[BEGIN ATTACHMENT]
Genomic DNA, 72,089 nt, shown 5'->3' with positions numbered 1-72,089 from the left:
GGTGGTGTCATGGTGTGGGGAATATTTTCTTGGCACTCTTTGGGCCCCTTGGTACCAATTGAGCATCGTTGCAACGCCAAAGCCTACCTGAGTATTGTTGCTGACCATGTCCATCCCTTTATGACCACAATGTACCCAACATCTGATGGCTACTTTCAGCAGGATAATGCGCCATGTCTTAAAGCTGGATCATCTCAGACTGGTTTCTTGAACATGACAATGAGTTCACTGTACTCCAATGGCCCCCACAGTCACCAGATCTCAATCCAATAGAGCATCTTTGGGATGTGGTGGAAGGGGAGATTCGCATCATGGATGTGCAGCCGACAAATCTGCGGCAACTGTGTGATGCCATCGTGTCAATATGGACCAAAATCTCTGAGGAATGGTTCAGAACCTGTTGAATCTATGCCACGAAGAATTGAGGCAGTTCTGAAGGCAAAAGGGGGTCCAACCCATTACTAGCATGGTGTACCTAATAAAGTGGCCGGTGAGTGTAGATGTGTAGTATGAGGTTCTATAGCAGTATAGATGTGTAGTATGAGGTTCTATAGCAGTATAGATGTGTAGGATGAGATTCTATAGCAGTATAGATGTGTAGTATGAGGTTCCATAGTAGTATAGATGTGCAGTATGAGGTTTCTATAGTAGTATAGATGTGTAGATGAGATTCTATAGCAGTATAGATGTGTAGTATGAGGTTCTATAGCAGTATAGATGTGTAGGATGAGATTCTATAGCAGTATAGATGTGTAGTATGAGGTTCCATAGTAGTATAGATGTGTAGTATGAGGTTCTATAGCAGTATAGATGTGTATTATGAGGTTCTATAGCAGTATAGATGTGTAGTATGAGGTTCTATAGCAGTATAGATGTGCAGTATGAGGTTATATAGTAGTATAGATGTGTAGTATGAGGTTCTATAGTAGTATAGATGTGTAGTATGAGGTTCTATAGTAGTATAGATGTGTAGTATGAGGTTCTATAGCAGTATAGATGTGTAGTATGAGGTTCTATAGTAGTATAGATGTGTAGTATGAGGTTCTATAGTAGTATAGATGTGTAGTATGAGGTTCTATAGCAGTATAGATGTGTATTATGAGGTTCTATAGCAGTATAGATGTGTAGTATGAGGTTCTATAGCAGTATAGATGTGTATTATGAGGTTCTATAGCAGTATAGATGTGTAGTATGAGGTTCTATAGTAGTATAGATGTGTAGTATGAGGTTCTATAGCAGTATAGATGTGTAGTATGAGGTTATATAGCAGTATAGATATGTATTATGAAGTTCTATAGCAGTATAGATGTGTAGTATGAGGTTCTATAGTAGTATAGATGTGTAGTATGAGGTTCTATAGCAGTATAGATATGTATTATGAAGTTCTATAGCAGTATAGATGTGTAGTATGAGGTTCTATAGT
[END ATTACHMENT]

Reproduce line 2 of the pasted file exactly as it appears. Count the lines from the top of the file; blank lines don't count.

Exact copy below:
GGTGGTGTCATGGTGTGGGGAATATTTTCTTGGCACTCTTTGGGCCCCTTGGTACCAATTGAGCATCGTTGCAACGCCAAAGCCTACCTGAGTATTGTTGCTGACCATGTCCATCCCTTTATGACCACAATGTACCCAACATCTGATGGCTACTTTCAGCAGGATAATGCGCCATGTCTTAAAGCTGGATCATCTCAGACTGGTTTCTTGAACATGACAATGAGTTCACTGTACTCCAATGGCCCCCACAGTCACCAGATCTCAATCCAATAGAGCATCTTTGGGATGTGGTGGAAGGGGAGATTCGCATCATGGATGTGCAGCCGACAAATCTGCGGCAACTGTGTGATGCCATCGTGTCAATATGGACCAAAATCTCTGAGGAATGGTTCAGAACCTGTTGAATCTATGCCACGAAGAATTGAGGCAGTTCTGAAGGCAAAAGGGGGTCCAACCCATTACTAGCATGGTGTACCTAATAAAGTGGCCGGTGAGTGTAGATGTGTAGTATGAGGTTCTATAGCAGTATAGATGTGTAGTATGAGGTTCTATAGCAGTATAGATGTGTAGGATGAGATTCTATAGCAGTATAGATGTGTAGTATGAGGTTCCATAGTAGTATAGATGTGCAGTATGAGGTTTCTATAGTAGTATAGATGTGTAGATGAGATTCTATAGCAGTATAGATGTGTAGTATGAGGTTCTATAGCAGTATAGATGTGTAGGATGAGATTCTATAGCAGTATAGATGTGTAGTATGAGGTTCCATAGTAGTATAGATGTGTAGTATGAGGTTCTATAGCAGTATAGATGTGTATTATGAGGTTCTATAGCAGTATAGATGTGTAGTATGAGGTTCTATAGCAGTATAGATGTGCAGTATGAGGTTATATAGTAGTATAGATGTGTAGTATGAGGTTCTATAGTAGTATAGATGTGTAGTATGAGGTTCTATAGTAGTATAGATGTGTAGTATGAGGTTCTATAGCAGTATAGATGTGTAGTATGAGGTTCTATAGTAGTATAGATGTGTAGTATGAGGTTCTATAGTAGTATAGATGTGTAGTATGAGGTTCTATAGCAGTATAGATGTGTATTATGAGGTTCTATAGCAGTATAGATGTGTAGTATGAGGTTCTATAGCAGTATAGATGTGTATTATGAGGTTCTATAGCAGTATAGATGTGTAGTATGAGGTTCTATAGTAGTATAGATGTGTAGTATGAGGTTCTATAGCAGTATAGATGTGTAGTATGAGGTTATATAGCAGTATAGATATGTATTATGAAGTTCTATAGCAGTATAGATGTGTAGTATGAGGTTCTATAGTAGTATAGATGTGTAGTATGAGGTTCTATAGCAGTATAGATATGTATTATGAAGTTCTATAGCAGTATAGATGTGTAGTATGAGGTTCTATAGT